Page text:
Prior to the Tax Cuts and Jobs Act, in order to qualify as a controlled foreign corporation (CFC), U.S. persons had to control the foreign corporation for an uninterrupted period of 30 days. Classification as a CFC is very important because it requires certain informational reporting and subjects the taxpayer to tax rules such as Subpart F income. By allowing this 30 day window, taxpayers had the opportunity for planning. A common scenario of this type of planning under the old rules was when a potential CFC was inherited there were 30 days for a restructuring to avoid CFC status. In many cases, the need for this restructuring was unrelated to avoiding CFC status but was just part of a larger international asset or estate plan. In general, this is no longer possible.
Under the new law, a foreign corporation that meets the test for any period of time, even one day, will be considered a CFC. This has become a major problem for international estate planning, but also creates several other problems because anyone controlling a CFC for even a day must report. For example, with acquisitions or dispositions of stock through gifts or sales, if these do not happen during the hypothetical period between December 31st and January 1st, then technically there would never be a time a transaction could take place that would avoid reporting in an additional year. Also, prior to the Tax Cuts and Jobs Act, this may have only meant a Form 5471, but now it may also mean it is necessary to go through the hassle of the entire GILTI reporting exercise for one day of ownership…..one day.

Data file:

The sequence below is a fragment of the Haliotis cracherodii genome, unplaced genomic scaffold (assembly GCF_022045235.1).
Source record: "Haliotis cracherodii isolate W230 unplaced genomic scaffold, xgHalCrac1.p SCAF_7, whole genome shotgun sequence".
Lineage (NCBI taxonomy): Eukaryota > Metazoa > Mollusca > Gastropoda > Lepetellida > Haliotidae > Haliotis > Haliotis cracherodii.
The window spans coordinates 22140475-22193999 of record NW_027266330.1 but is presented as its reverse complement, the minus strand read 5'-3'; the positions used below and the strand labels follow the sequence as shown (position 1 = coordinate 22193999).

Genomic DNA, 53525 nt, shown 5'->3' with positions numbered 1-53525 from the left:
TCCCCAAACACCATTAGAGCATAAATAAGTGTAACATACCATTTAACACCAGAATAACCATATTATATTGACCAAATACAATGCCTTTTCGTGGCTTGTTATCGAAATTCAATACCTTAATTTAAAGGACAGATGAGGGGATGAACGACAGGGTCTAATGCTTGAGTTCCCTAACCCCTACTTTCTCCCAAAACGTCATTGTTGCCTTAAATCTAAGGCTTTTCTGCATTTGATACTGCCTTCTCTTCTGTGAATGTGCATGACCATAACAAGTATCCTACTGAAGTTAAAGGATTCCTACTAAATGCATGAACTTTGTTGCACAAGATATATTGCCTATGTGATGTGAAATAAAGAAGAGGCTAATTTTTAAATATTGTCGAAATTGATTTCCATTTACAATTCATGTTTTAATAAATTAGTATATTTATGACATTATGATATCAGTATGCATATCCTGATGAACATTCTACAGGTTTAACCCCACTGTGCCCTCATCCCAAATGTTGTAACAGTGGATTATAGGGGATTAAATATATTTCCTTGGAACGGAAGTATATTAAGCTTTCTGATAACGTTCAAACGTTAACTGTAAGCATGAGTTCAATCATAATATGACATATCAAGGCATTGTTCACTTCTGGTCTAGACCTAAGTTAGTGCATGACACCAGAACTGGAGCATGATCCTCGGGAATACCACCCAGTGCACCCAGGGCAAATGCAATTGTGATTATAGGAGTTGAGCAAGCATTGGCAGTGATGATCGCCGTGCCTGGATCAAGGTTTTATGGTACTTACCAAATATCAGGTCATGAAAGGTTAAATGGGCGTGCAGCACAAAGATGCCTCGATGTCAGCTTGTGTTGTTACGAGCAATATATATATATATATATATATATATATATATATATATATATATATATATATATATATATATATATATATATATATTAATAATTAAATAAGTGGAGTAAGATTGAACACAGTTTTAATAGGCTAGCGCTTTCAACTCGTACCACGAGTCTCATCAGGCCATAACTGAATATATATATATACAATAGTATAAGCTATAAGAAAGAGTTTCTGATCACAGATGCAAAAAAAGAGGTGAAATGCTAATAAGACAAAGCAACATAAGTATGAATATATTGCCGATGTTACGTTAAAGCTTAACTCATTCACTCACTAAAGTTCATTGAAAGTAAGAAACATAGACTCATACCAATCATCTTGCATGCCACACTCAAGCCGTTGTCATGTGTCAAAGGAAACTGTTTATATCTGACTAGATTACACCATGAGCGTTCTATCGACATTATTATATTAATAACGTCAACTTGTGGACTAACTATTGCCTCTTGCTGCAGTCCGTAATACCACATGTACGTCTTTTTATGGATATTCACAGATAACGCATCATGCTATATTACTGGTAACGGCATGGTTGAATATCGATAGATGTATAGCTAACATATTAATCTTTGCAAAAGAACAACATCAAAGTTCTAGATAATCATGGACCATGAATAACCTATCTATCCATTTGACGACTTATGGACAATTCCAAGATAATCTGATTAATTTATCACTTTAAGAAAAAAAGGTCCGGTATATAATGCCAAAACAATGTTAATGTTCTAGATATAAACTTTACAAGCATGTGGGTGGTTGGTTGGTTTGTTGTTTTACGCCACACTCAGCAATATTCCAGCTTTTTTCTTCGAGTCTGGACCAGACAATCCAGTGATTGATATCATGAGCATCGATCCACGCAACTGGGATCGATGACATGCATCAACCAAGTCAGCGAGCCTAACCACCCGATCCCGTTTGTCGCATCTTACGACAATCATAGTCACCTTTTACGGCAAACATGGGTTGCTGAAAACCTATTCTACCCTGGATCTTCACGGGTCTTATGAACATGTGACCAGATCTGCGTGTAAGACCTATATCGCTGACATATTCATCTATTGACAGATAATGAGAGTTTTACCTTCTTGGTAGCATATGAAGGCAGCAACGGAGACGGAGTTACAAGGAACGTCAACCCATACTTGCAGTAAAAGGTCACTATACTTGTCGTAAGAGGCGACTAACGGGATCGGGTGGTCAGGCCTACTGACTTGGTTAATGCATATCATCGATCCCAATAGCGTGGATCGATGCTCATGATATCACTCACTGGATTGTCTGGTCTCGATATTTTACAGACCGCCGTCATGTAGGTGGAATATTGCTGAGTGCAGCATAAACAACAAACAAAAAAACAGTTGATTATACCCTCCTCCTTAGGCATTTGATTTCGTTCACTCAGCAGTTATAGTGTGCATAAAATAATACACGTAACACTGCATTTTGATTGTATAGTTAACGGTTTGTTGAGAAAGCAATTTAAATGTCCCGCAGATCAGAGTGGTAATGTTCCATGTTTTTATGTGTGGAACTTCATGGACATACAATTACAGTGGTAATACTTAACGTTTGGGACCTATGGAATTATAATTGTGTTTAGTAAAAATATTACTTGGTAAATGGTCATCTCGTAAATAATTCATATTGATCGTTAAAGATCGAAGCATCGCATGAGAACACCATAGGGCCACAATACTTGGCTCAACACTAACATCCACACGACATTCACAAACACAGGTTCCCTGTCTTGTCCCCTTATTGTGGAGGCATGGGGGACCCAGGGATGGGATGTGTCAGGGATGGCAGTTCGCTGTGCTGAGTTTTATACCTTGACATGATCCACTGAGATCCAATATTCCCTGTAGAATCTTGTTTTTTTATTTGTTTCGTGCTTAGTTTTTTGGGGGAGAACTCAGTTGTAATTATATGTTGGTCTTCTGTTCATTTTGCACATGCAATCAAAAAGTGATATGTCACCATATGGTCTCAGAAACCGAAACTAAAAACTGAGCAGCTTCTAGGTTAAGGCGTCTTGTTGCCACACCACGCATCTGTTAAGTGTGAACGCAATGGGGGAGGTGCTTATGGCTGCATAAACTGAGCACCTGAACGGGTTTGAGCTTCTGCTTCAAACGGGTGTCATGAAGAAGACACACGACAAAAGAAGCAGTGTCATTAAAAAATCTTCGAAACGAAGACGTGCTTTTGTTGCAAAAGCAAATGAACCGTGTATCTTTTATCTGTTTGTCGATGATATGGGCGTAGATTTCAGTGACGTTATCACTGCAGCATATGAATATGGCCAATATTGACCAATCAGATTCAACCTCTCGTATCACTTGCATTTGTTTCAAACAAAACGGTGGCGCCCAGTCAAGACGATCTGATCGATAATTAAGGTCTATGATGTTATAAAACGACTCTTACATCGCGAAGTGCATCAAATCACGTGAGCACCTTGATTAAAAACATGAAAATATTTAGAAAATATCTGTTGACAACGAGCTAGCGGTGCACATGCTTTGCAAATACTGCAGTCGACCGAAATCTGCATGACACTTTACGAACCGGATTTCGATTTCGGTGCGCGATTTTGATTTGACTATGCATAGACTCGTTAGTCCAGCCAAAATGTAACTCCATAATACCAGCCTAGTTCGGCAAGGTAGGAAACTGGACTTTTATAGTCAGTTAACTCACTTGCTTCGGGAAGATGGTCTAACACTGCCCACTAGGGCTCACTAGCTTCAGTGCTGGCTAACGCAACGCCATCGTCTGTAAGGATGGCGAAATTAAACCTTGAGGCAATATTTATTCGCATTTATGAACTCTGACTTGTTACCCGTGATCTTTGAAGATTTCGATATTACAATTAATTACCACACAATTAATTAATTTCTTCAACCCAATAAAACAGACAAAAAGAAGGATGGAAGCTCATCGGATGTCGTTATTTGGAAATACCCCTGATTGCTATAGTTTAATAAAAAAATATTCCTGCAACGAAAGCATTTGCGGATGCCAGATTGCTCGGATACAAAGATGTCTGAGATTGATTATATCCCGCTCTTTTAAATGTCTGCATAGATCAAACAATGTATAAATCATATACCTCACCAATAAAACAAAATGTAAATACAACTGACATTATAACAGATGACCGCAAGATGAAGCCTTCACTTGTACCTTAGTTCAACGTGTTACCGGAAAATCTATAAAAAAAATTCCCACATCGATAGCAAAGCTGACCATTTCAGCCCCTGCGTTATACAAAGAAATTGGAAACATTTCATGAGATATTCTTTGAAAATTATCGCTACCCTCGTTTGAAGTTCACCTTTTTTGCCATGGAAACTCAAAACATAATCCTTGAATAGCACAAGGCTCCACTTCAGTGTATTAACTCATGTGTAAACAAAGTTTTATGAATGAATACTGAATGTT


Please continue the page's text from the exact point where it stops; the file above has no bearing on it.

Overall, the problem is with reporting. Paying taxes on potential Subpart F income is likely not substantial for such a short period. However, many taxpayers may find themselves subject to informational reporting that was not expected or contemplated, and pay the heavy penalties that entails. Hopefully, the IRS will have leniency on a taxpayer that owns a CFC for only a day, but that still means preparing a 5471, possibly a GILTI calculation, and requesting reasonable cause for penalty relief.
This is another example of the importance of making sure compliance is not overlooked in tax planning.